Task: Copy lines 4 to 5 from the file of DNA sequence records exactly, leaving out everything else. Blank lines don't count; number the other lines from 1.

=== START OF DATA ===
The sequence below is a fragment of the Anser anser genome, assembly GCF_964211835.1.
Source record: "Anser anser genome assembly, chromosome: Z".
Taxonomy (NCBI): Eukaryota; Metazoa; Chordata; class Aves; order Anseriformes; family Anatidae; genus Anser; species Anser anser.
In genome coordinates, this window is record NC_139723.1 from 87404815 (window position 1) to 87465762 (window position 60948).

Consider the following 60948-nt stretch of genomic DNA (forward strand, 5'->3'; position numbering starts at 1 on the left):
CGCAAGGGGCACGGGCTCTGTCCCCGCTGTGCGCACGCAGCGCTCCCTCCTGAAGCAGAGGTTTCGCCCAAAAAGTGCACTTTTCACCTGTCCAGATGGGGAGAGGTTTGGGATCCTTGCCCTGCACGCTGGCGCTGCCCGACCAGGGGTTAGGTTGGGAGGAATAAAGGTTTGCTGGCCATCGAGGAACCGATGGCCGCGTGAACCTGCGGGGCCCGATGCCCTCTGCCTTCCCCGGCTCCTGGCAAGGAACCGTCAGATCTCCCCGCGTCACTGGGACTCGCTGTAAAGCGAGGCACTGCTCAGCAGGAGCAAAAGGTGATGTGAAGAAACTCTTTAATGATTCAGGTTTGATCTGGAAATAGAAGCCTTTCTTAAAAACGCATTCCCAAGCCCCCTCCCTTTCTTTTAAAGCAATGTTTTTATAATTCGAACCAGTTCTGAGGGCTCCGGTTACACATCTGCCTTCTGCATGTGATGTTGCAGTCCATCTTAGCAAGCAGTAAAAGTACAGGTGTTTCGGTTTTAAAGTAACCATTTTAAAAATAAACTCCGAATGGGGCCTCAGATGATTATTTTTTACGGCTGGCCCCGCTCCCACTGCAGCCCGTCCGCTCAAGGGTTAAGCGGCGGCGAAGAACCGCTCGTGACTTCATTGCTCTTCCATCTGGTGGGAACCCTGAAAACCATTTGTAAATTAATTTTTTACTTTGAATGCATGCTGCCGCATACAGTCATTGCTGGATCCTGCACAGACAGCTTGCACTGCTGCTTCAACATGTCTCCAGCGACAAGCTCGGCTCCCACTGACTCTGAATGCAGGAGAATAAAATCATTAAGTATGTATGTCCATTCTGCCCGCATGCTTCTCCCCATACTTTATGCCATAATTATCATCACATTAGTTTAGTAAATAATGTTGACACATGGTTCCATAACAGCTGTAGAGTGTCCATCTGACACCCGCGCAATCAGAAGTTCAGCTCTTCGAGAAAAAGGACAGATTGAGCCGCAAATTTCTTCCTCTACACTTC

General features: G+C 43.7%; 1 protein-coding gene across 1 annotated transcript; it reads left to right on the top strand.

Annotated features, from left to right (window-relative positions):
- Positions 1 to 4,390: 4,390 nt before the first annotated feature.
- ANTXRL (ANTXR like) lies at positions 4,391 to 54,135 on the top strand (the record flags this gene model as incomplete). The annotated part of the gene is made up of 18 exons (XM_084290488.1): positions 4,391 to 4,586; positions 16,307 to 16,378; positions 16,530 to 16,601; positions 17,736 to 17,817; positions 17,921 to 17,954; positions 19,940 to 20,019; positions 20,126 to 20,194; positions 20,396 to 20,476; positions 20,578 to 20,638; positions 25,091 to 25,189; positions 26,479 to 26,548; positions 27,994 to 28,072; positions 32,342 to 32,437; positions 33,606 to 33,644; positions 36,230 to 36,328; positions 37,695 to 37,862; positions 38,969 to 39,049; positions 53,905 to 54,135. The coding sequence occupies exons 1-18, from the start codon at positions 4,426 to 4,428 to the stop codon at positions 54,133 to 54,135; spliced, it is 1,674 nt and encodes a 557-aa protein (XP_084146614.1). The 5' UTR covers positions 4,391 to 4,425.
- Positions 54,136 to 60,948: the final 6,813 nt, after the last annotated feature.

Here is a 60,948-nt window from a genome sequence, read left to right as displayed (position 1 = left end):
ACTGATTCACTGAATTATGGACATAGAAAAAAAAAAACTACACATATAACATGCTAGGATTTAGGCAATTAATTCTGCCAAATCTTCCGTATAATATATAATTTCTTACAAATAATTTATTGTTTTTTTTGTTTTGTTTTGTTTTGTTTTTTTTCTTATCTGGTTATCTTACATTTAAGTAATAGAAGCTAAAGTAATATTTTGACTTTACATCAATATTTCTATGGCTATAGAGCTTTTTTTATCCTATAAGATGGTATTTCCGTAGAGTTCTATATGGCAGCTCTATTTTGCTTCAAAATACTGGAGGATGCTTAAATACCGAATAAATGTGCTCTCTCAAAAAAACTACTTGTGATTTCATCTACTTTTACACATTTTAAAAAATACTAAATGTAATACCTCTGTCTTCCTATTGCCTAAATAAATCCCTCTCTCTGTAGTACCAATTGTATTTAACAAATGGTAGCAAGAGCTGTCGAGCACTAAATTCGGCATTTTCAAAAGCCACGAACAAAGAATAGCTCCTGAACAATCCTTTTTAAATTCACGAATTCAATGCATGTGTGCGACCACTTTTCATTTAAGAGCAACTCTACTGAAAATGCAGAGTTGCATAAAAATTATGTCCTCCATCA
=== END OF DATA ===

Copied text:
In genome coordinates, this window is record NC_139723.1 from 87404815 (window position 1) to 87465762 (window position 60948).

Consider the following 60948-nt stretch of genomic DNA (forward strand, 5'->3'; position numbering starts at 1 on the left):